According to a news release issued by the company, the Honolulu-Monterey route will be the first direct flight connecting the two cities.

Last month, the carrier announced plans to debut its air service to Hawaii in late June with flights to Honolulu from Las Vegas and Fresno, Calif.  And earlier this month, Allegiant Air began booking passengers for flights, starting in mid-November, between Honolulu International Airport and Bellingham, Wash., Eugene, Ore.Santa Maria, Calif., and Stockton, Calif. In addition, it will fly from Maui’s Kahului Airport to Bellingham, beginning on Nov. 14.

Allegiant Air is offering introductory fares for Honolulu-Monterey flights are as low as $199 for air service that’s slated to begin on Nov. 16. However, the fares are limited, not available on all flights and must be purchased by Tues., June 5 for travel by Jan. 15, 2013. For more information about flight days and times, click here or call 702-505-8888. For information about baggage fees (including fees for carry-on luggage), click here.

Founded in 1997, Allegiant Travel Company specializes in providing low-cost travel packages that include air, hotel, rental car and attractions. For additional information about Allegiant Air, click here.

To subscribe to HAWAII Magazine, click here.

Photo: Makena Beach, Maui/Dan Bolger


Big Island vocalist/songwriter/musician Kuana Torres Kahele and his debut solo album Kaunaloa were the top winners at the 35th annual 2012 Na Hoku Hanohano Awards (Hawaiian music industry’s equivalent to Grammys) held earlier this week in Honolulu. 

Kahele (pictured, above) won the following awards: Male Vocalist of the Year, Hawaiian Album of the Year, Song of the Year (Na Vaqueros), Liner Notes and Album of the Year. All awards were tied to Kaunaloa. An award for graphics went to Kuhao Zane and Kamele Eskaran for their work on Kaunaloa.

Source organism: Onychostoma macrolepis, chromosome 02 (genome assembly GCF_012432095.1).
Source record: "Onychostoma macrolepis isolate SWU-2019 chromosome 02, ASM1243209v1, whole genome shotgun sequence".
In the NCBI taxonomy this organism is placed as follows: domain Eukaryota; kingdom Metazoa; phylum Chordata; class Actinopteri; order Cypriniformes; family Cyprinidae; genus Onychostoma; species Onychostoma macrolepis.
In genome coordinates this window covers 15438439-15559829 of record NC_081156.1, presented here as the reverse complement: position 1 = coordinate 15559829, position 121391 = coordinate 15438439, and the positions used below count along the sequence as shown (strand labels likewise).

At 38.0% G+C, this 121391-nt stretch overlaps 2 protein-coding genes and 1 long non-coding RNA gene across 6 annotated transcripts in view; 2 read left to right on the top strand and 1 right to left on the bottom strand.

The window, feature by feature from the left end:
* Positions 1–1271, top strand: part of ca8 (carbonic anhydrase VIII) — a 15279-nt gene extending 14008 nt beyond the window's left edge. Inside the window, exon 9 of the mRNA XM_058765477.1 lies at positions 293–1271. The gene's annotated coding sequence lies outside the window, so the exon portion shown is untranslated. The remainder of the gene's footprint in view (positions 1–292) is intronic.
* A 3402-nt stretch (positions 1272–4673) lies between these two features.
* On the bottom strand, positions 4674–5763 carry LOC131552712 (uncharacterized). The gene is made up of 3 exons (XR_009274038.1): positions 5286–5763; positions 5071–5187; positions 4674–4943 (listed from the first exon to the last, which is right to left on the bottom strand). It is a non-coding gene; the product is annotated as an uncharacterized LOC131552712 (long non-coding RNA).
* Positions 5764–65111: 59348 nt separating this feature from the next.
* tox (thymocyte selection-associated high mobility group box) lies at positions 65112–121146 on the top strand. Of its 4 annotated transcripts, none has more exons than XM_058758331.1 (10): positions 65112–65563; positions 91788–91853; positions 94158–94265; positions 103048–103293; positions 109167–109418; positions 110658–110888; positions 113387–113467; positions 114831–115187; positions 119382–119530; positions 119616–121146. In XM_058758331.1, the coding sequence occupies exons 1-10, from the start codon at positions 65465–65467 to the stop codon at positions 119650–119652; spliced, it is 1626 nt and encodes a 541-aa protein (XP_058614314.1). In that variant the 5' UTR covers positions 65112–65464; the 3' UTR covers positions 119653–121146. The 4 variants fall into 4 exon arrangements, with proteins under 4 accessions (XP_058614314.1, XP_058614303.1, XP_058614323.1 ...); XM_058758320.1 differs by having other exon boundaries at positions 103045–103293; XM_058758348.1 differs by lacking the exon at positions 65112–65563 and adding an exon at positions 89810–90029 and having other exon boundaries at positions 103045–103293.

Kahele, a founding member of multi-Hoku-award-winning duo Na Palapalai, had collected 10 nominations on the awards ballot — the most among all Hawaii musicians nominated for 2012 Na Hoku Hanohano Awards. Hawaii_Honolulu_music_awards

Among the other winners: Waipuna (Kale Hannahs and Matt Sproat) picked up awards Group of the Year and Island Music Album for the Year with their second album, E Ho i Mai. Also, Hannahs and Sproat (pictured, left) won the Hoku award for Single of the Year, for Ainahau. Jake Shimabukuro won for Instrumental Album of the Year, for Peace Love Ukulele. Shimabukuro also won the only Na Hoku Hanohano award category that is voted on by the general public: Favorite Entertainer of the Year.

Most of Hoku’s 27 award categories are voted on by members of the Hawaii Academy of Recording Arts, an organization made up of recording industry professionals, journalists and others with an interest in Hawaiian music.